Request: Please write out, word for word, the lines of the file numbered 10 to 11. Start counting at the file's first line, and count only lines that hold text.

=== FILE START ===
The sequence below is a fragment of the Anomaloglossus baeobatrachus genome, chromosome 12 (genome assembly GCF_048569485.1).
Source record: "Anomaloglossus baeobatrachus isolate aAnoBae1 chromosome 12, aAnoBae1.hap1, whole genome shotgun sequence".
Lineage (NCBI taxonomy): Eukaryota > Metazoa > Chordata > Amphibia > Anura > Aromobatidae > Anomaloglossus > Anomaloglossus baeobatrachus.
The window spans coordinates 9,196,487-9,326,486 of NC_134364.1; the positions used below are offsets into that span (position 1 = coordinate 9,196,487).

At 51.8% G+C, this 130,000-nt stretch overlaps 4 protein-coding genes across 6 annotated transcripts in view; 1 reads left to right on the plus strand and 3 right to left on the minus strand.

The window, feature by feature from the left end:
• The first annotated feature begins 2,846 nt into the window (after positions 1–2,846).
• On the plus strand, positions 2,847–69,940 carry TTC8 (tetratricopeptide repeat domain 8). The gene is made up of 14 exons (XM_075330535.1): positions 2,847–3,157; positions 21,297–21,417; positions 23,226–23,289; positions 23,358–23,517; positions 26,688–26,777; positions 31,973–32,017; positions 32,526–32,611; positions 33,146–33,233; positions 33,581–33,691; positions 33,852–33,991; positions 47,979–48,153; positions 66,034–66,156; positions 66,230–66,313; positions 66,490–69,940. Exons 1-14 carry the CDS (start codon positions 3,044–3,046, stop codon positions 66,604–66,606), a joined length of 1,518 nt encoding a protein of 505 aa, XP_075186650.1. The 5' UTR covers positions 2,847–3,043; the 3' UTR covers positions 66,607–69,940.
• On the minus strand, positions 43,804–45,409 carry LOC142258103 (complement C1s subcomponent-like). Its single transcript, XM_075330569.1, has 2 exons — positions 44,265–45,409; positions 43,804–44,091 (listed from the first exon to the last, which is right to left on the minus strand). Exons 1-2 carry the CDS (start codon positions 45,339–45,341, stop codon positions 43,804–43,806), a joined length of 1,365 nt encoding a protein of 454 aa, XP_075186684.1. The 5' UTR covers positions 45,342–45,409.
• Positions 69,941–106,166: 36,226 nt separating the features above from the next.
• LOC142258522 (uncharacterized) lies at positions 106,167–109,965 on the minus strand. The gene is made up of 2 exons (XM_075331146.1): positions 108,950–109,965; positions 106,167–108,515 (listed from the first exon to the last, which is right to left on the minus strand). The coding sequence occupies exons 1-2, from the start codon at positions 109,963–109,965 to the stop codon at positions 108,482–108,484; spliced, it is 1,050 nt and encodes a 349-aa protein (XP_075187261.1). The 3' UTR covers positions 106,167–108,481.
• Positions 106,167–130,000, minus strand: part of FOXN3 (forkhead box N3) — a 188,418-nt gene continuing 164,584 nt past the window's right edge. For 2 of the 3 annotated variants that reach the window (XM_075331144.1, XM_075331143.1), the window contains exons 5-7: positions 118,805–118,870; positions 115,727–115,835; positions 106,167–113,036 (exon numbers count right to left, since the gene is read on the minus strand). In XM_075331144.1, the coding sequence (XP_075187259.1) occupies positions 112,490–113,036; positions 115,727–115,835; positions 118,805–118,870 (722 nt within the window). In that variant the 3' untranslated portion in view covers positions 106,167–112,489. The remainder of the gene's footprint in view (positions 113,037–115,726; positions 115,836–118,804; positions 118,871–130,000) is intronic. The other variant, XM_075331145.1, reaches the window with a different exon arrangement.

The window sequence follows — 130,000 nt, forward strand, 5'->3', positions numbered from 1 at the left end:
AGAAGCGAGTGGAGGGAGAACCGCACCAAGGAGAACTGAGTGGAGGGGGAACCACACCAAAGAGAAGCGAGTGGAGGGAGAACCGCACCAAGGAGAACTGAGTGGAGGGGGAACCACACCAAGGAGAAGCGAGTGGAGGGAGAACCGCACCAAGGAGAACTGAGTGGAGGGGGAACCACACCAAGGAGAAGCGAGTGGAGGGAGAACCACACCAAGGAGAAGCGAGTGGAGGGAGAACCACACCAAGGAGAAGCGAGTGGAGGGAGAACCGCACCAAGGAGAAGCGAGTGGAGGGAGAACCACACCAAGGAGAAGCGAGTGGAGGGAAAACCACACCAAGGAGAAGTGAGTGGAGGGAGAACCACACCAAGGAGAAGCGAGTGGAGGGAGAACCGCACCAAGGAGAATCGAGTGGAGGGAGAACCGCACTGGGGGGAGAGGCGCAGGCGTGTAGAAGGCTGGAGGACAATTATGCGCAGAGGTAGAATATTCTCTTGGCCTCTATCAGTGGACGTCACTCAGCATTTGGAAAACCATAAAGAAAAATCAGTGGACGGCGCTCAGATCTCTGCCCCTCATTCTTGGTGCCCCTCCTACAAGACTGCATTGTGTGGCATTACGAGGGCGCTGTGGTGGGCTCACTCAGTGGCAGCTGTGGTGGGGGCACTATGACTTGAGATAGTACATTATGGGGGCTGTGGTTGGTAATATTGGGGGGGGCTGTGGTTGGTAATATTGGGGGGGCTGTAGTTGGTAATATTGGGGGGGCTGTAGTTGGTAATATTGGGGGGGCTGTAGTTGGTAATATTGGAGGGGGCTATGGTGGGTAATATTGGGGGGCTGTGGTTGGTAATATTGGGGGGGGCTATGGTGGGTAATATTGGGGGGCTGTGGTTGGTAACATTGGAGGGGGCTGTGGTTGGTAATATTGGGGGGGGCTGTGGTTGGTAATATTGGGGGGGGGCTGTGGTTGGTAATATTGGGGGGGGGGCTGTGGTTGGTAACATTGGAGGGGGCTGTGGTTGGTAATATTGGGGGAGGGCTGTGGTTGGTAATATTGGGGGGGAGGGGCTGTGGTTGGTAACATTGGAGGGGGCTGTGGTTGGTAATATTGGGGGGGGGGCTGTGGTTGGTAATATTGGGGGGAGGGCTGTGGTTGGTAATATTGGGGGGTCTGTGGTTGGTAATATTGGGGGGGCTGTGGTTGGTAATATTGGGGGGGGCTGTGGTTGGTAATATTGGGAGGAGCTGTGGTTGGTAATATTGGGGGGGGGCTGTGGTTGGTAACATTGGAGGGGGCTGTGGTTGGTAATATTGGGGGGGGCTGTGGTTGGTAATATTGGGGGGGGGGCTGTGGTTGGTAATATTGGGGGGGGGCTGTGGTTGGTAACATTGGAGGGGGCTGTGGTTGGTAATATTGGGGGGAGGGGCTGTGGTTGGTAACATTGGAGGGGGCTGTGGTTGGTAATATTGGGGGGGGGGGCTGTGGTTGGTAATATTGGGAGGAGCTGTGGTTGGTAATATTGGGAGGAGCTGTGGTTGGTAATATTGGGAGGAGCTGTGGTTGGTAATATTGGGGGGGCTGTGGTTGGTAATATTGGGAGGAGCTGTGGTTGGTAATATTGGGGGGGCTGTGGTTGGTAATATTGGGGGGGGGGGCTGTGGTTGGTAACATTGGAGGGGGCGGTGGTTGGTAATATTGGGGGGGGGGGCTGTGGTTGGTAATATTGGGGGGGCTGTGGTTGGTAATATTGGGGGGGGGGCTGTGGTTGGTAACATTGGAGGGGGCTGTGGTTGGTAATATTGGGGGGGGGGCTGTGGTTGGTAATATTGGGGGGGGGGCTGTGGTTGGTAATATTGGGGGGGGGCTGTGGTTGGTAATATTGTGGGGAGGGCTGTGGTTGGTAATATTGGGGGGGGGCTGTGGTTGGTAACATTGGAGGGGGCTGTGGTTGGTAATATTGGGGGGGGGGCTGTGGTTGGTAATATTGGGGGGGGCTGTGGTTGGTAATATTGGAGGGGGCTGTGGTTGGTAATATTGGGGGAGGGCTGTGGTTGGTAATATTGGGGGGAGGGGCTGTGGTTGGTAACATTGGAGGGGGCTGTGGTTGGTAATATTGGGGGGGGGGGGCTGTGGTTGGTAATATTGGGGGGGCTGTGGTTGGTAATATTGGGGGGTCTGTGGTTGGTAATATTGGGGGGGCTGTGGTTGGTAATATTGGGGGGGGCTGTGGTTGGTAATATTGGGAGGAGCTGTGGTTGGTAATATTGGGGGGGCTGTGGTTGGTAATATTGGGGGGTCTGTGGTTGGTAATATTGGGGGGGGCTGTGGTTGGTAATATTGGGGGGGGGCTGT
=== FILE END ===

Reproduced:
• Positions 69,941–106,166: 36,226 nt separating the features above from the next.
• LOC142258522 (uncharacterized) lies at positions 106,167–109,965 on the minus strand. The gene is made up of 2 exons (XM_075331146.1): positions 108,950–109,965; positions 106,167–108,515 (listed from the first exon to the last, which is right to left on the minus strand). The coding sequence occupies exons 1-2, from the start codon at positions 109,963–109,965 to the stop codon at positions 108,482–108,484; spliced, it is 1,050 nt and encodes a 349-aa protein (XP_075187261.1). The 3' UTR covers positions 106,167–108,481.